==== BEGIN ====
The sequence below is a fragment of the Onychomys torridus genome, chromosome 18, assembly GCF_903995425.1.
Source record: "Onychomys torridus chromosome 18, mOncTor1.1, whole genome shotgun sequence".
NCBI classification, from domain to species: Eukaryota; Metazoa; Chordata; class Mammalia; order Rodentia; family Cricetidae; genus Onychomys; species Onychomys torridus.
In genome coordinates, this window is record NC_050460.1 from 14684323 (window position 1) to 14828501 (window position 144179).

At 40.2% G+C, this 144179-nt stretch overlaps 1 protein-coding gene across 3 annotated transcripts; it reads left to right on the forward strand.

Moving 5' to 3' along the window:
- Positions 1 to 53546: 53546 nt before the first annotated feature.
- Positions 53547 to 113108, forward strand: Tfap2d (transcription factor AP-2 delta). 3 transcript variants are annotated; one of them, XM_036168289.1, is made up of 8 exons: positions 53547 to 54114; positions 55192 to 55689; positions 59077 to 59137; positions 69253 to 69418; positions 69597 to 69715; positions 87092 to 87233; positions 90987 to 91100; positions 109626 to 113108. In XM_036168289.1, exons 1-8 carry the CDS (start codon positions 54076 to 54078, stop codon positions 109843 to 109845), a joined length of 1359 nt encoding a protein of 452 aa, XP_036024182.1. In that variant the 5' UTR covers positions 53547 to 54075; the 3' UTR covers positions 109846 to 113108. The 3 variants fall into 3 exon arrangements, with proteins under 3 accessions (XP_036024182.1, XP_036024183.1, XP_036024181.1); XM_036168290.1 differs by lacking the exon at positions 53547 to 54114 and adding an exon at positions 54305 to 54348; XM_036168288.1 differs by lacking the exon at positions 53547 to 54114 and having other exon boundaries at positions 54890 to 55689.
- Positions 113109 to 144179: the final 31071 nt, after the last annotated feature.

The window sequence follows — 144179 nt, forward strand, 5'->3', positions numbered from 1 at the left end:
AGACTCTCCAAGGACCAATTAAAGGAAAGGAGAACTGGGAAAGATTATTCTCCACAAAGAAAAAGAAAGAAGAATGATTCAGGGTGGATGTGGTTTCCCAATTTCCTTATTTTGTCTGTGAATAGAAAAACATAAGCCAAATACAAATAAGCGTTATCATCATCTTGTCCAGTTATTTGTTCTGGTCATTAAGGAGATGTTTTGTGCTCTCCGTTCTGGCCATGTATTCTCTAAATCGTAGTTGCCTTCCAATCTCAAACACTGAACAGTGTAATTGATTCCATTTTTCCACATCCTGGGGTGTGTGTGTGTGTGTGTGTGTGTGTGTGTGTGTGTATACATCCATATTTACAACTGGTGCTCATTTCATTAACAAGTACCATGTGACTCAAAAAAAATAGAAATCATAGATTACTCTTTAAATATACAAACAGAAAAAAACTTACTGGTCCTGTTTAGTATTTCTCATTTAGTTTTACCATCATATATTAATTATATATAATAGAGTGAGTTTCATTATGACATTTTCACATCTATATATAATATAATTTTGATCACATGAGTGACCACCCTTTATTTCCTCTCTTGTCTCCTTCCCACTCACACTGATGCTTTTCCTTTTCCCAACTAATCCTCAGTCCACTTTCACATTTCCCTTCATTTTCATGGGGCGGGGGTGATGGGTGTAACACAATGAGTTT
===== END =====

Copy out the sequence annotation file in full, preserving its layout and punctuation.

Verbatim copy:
The sequence below is a fragment of the Onychomys torridus genome, chromosome 18, assembly GCF_903995425.1.
Source record: "Onychomys torridus chromosome 18, mOncTor1.1, whole genome shotgun sequence".
NCBI classification, from domain to species: Eukaryota; Metazoa; Chordata; class Mammalia; order Rodentia; family Cricetidae; genus Onychomys; species Onychomys torridus.
In genome coordinates, this window is record NC_050460.1 from 14684323 (window position 1) to 14828501 (window position 144179).

At 40.2% G+C, this 144179-nt stretch overlaps 1 protein-coding gene across 3 annotated transcripts; it reads left to right on the forward strand.

Moving 5' to 3' along the window:
- Positions 1 to 53546: 53546 nt before the first annotated feature.
- Positions 53547 to 113108, forward strand: Tfap2d (transcription factor AP-2 delta). 3 transcript variants are annotated; one of them, XM_036168289.1, is made up of 8 exons: positions 53547 to 54114; positions 55192 to 55689; positions 59077 to 59137; positions 69253 to 69418; positions 69597 to 69715; positions 87092 to 87233; positions 90987 to 91100; positions 109626 to 113108. In XM_036168289.1, exons 1-8 carry the CDS (start codon positions 54076 to 54078, stop codon positions 109843 to 109845), a joined length of 1359 nt encoding a protein of 452 aa, XP_036024182.1. In that variant the 5' UTR covers positions 53547 to 54075; the 3' UTR covers positions 109846 to 113108. The 3 variants fall into 3 exon arrangements, with proteins under 3 accessions (XP_036024182.1, XP_036024183.1, XP_036024181.1); XM_036168290.1 differs by lacking the exon at positions 53547 to 54114 and adding an exon at positions 54305 to 54348; XM_036168288.1 differs by lacking the exon at positions 53547 to 54114 and having other exon boundaries at positions 54890 to 55689.
- Positions 113109 to 144179: the final 31071 nt, after the last annotated feature.

The window sequence follows — 144179 nt, forward strand, 5'->3', positions numbered from 1 at the left end:
AGACTCTCCAAGGACCAATTAAAGGAAAGGAGAACTGGGAAAGATTATTCTCCACAAAGAAAAAGAAAGAAGAATGATTCAGGGTGGATGTGGTTTCCCAATTTCCTTATTTTGTCTGTGAATAGAAAAACATAAGCCAAATACAAATAAGCGTTATCATCATCTTGTCCAGTTATTTGTTCTGGTCATTAAGGAGATGTTTTGTGCTCTCCGTTCTGGCCATGTATTCTCTAAATCGTAGTTGCCTTCCAATCTCAAACACTGAACAGTGTAATTGATTCCATTTTTCCACATCCTGGGGTGTGTGTGTGTGTGTGTGTGTGTGTGTGTGTGTGTATACATCCATATTTACAACTGGTGCTCATTTCATTAACAAGTACCATGTGACTCAAAAAAAATAGAAATCATAGATTACTCTTTAAATATACAAACAGAAAAAAACTTACTGGTCCTGTTTAGTATTTCTCATTTAGTTTTACCATCATATATTAATTATATATAATAGAGTGAGTTTCATTATGACATTTTCACATCTATATATAATATAATTTTGATCACATGAGTGACCACCCTTTATTTCCTCTCTTGTCTCCTTCCCACTCACACTGATGCTTTTCCTTTTCCCAACTAATCCTCAGTCCACTTTCACATTTCCCTTCATTTTCATGGGGCGGGGGTGATGGGTGTAACACAATGAGTTT